[whatwg] Request: window.postMessage should be async

Peter Kasting pkasting at google.com
Sat Apr 5 15:51:53 PDT 2008

On Sat, Apr 5, 2008 at 2:19 PM, Jeff Walden
<jwalden+whatwg at mit.edu<jwalden%2Bwhatwg at mit.edu>>

> Peter Kasting wrote:
> > It doesn't matter if the stack will not _commonly_ be too deep, or if it
> > isn't too deep for the callers that you know about right now -- it might be
> > too deep at some point (after someone else changes the caller code, for
> > example), and your sync handler will blow up.
> >
> So put it in the contract for the API you're designing on top of
> postMessage that you shouldn't call the method without some generous number
> of frames available.  (Doesn't assuming you'll need to consume lots of stack
> frames work against your argument that postMessage receivers will usually do
> computation out-of-band anyway?)  I don't see why this problem requires a
> technical solution rather than a social one.  (I should have mentioned this
> in the first message, thanks for prompting me to bring it up now.)

So, your solution is, all developers writing postMessage-based APIs have to
publish a contract, which is not enforced by any tooling but is merely part
of some documentation alongside their API, that says how many stack frames
they need?  That seems like there are all kinds of risks of forgetting to do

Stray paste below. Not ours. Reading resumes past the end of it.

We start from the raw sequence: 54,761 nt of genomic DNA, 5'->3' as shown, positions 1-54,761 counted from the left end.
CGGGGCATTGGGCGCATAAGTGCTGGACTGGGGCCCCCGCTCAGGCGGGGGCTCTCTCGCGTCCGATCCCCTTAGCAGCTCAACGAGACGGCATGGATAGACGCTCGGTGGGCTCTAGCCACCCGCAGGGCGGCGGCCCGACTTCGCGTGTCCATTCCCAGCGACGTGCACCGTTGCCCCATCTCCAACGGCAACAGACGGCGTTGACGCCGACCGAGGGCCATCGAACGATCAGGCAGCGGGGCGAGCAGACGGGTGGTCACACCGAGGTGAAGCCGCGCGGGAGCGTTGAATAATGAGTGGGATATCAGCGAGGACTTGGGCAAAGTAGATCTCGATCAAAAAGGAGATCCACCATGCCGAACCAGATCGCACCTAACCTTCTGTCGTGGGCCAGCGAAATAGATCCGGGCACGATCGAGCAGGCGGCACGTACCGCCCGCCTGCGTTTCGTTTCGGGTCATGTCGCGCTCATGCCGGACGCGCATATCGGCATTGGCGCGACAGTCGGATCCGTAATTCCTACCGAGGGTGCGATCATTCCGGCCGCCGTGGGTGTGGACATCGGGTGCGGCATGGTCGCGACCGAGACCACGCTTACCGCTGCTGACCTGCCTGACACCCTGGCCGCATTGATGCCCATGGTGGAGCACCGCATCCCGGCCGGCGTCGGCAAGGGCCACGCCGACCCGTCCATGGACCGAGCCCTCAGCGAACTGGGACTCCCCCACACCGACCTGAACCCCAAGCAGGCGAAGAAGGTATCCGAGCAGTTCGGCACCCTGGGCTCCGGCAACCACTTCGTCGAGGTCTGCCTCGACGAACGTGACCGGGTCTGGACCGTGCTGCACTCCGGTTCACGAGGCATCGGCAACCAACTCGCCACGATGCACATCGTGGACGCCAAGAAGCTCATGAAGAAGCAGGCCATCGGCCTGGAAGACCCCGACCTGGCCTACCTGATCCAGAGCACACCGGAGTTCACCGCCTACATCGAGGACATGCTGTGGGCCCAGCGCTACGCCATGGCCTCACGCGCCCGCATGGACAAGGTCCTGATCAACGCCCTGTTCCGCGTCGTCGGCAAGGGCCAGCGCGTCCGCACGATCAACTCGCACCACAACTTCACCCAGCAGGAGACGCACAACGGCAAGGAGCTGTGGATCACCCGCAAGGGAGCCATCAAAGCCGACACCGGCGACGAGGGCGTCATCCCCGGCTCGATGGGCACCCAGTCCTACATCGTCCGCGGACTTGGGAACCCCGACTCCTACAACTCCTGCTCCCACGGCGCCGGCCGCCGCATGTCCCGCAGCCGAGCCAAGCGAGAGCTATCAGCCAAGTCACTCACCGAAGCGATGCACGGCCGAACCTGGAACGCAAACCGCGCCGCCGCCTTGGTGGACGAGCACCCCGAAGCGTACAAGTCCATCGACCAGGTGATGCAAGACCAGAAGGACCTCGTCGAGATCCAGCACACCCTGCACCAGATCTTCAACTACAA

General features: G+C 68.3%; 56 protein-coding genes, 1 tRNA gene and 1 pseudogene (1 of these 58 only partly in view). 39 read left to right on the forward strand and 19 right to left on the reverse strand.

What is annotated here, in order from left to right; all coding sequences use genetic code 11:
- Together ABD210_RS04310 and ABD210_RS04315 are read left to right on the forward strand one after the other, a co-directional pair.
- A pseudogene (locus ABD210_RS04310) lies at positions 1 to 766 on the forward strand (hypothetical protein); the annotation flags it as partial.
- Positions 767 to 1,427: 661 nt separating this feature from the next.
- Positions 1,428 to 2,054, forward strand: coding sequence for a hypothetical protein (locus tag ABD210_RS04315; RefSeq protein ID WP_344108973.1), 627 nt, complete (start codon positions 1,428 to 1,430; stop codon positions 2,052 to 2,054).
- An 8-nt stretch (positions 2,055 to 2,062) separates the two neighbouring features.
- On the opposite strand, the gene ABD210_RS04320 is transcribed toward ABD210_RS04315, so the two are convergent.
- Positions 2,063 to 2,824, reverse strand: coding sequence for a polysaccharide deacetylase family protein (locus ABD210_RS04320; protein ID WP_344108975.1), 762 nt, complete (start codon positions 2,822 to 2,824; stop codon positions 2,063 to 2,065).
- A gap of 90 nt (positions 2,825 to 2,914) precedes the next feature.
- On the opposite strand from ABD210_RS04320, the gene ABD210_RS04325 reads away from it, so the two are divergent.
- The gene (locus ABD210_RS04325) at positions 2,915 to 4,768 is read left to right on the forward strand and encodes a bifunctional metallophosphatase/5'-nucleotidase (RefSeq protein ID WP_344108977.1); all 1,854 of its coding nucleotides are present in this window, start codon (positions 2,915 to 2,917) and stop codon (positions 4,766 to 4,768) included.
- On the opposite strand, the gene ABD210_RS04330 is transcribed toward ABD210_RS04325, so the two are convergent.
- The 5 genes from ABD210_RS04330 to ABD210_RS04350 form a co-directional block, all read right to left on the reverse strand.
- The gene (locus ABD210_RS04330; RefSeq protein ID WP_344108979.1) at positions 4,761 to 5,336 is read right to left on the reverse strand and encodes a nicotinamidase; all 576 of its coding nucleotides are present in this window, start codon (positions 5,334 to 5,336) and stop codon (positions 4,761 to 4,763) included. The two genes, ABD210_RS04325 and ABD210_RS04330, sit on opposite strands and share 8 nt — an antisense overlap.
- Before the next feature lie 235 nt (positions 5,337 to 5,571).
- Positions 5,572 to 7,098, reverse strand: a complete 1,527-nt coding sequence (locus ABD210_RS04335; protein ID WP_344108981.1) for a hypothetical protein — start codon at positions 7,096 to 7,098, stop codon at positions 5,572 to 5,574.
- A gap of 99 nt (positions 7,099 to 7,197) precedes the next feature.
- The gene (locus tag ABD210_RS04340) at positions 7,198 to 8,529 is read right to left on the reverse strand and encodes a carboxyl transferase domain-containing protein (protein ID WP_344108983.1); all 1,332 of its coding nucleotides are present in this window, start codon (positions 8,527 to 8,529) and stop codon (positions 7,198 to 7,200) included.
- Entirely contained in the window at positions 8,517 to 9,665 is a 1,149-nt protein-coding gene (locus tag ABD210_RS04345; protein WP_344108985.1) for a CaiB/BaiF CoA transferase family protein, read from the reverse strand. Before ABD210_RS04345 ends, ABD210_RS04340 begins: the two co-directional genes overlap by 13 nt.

it, users ignoring it, etc.  Why not just do the right thing naturally under
the hood?  Technical solutions that prevent misuse are always better than
social ones, as you yourself originally argued on the security front.

Here's another interesting case: what if my postMessage handler is a
middleman that needs to itself postMessage to another target (a third party,
or back to the original source)?  Now I can't guarantee I have sufficient
stack depth even if I care and know what my callee is expecting.

And the very sorts of things you'd want postMessage for are frequently cases
> > where others will write mashups and use your code in ways you hadn't
> > planned.
> >
> No, but *they* plan how they're going to use it, and they can adjust to
> not call with near-full stacks.

Again, you're imposing extra effort on a potentially large number of
callers, whose authors are at various skill levels, for what appears to me
to be little gain.  When Yahoo publishes some convenient postMessage()-based
functionality, why should I have to understand anything about the
requirements it imposes on me?  Why can't I treat it as a black box?

The same argument goes for running time-- if I don't know how long the
callsite might take to execute, the only way I can guarantee responsiveness
with a sync API is to do something like use Google Gears to get a WorkerPool
object so I can effectively thread my JS, and then make my synchronous call
in an async way while simultaneoulsy continuing my other processing.  An
async API, on the other hand, is significantly less risky because I'm
guaranteed that I can't block for arbitrary periods of time no matter what
the far side does.  In most situations I can think of that use postMessage,
it would also fit much more naturally into the code I'd be writing.

All that happens is an exception, and you can catch and deal with it in the